The past few weeks we’ve gone on several listing appointments. We’ve got some great new listings coming to the market in the next few weeks by the way, so stay tuned. We don’t take every listing for a variety of reasons. Sometimes the seller is upside down on the mortgage and they don’t want to short sale, or perhaps the market isn’t quite where the seller wants it to be so they wait. Each seller has his or her own reasons for deciding if and when to sell, and we merely help them in the process on their schedule. How to Interview an Agent to Sell Your Home.
One trend we have been seeing is sellers asking a lot of questions. Some have a pre-printed list of questions and others are asking questions based upon ideas that came about from interviews with other agents. If you’re unsure of which questions to ask, our website www.TopAgent.com has a list of 49 questions to ask before hiring a real estate professional.
Our list has been online for over a decade. While it could probably use a little freshening up there are still some good ideas in there. As we freshen it up the number of questions could change. One question on that list is How Many Listings Did Your Team Sell Last Year? This is a much different question than how many homes did you sell last year.
Recently we went on an interview and the seller had interviewed several agents. The first agent came in about 20% higher than we were. I had never heard of the agent they were interviewing. She worked for a company with little market share so I looked her up in MLS and found that she had Zero listings sales. The seller interviewed another agent who had 5 listing sales. While not a lot, that’s a lot better than Zero. The agent with 5 sales came out similar to our numbers.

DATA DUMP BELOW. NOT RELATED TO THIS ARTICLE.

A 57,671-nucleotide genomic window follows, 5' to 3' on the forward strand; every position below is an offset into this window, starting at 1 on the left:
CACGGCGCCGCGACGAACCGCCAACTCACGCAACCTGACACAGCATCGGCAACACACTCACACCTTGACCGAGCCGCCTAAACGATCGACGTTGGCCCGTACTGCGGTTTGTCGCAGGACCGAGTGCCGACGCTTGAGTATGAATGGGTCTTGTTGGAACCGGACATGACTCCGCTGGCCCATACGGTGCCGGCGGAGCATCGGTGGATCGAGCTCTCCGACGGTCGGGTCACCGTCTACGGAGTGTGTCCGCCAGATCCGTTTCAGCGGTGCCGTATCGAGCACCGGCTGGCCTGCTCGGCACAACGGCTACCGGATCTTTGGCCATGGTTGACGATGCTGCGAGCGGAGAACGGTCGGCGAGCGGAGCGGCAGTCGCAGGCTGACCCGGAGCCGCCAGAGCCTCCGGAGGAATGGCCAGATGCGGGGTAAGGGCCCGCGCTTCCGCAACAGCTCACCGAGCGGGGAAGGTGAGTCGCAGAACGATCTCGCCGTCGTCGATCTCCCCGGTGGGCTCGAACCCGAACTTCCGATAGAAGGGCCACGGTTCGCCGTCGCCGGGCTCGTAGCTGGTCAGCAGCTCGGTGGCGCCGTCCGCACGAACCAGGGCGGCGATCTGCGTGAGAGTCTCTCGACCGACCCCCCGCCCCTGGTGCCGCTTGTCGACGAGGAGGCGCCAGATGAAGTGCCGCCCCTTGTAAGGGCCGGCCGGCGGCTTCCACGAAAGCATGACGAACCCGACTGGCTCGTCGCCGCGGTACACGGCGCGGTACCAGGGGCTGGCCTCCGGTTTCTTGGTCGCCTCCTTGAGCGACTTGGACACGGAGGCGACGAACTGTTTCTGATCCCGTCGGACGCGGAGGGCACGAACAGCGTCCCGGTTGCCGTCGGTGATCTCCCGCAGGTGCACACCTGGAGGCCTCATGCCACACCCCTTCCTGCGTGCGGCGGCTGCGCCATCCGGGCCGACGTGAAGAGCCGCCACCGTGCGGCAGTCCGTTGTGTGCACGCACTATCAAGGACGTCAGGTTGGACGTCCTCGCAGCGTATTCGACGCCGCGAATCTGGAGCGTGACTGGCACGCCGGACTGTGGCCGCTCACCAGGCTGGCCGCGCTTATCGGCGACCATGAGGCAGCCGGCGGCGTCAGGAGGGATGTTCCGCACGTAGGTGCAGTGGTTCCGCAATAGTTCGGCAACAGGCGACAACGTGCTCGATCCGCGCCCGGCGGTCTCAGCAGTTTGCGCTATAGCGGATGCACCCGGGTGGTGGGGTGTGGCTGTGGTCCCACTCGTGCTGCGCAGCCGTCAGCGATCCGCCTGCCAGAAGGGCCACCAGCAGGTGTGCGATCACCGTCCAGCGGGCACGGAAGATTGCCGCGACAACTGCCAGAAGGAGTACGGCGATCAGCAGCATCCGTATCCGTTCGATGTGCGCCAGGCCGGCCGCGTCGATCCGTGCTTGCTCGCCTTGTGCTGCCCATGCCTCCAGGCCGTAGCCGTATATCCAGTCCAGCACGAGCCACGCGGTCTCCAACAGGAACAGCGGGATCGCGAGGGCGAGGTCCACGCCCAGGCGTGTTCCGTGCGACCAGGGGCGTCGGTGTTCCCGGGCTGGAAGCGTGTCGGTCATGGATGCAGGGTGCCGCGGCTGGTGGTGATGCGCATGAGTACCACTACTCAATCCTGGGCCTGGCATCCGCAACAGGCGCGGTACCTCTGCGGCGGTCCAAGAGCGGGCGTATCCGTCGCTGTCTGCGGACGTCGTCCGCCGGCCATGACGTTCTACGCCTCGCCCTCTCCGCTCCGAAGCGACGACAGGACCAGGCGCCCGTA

The first agent either doesn’t know the market, or needs a listing. Listings generate buyers, so if you take an over-priced listing it may not sell, but the listing agent may gain some buyers from it. We call this buying a listing in the industry. We don’t like to do this as we want to help each seller, not use them. I’m not saying this agent was buying the listing, they just may not have known better.
Working with a seller is much different than a buyer. Buyers are the easiest part of the business. Working with a seller requires more training and knowledge. Sellers have been known to eat and spit out newer, inexperienced agents. They need to know if their home is priced correctly in the market, if any new listings have entered the market that is competition, how each showing went, where the home is being marketed, open houses, and what type of calls the agent is getting. Sellers want to know all about the home up the street, and why Fred the neighbor says they priced their home too cheap. They want to know why all the cars are stopping at their neighbor’s home. They’ll have 3 people from work who say they want to buy the home and ask agent to follow up with them.
When a contract comes in it gets interesting. Since they just had 4 showings they’re convinced all 4 will be writing full price offers and follow up with each of them. Once a contract is accepted it gets really interesting and all the anxieties about inspections and contingencies come out. It takes an agent who can handle a seller’s emotions. An agent with a lot of experience working with seller sis preferable.
Asking the right questions before hiring someone to list your home will prevent this frustration later. The solution is simple. Interview more agents until satisfied with the answers. Hiring the right agent is perhaps the most critical decision you will make in the entire process. Spend the time upfront and it will save you in the long run.
Good luck and Happy Selling!
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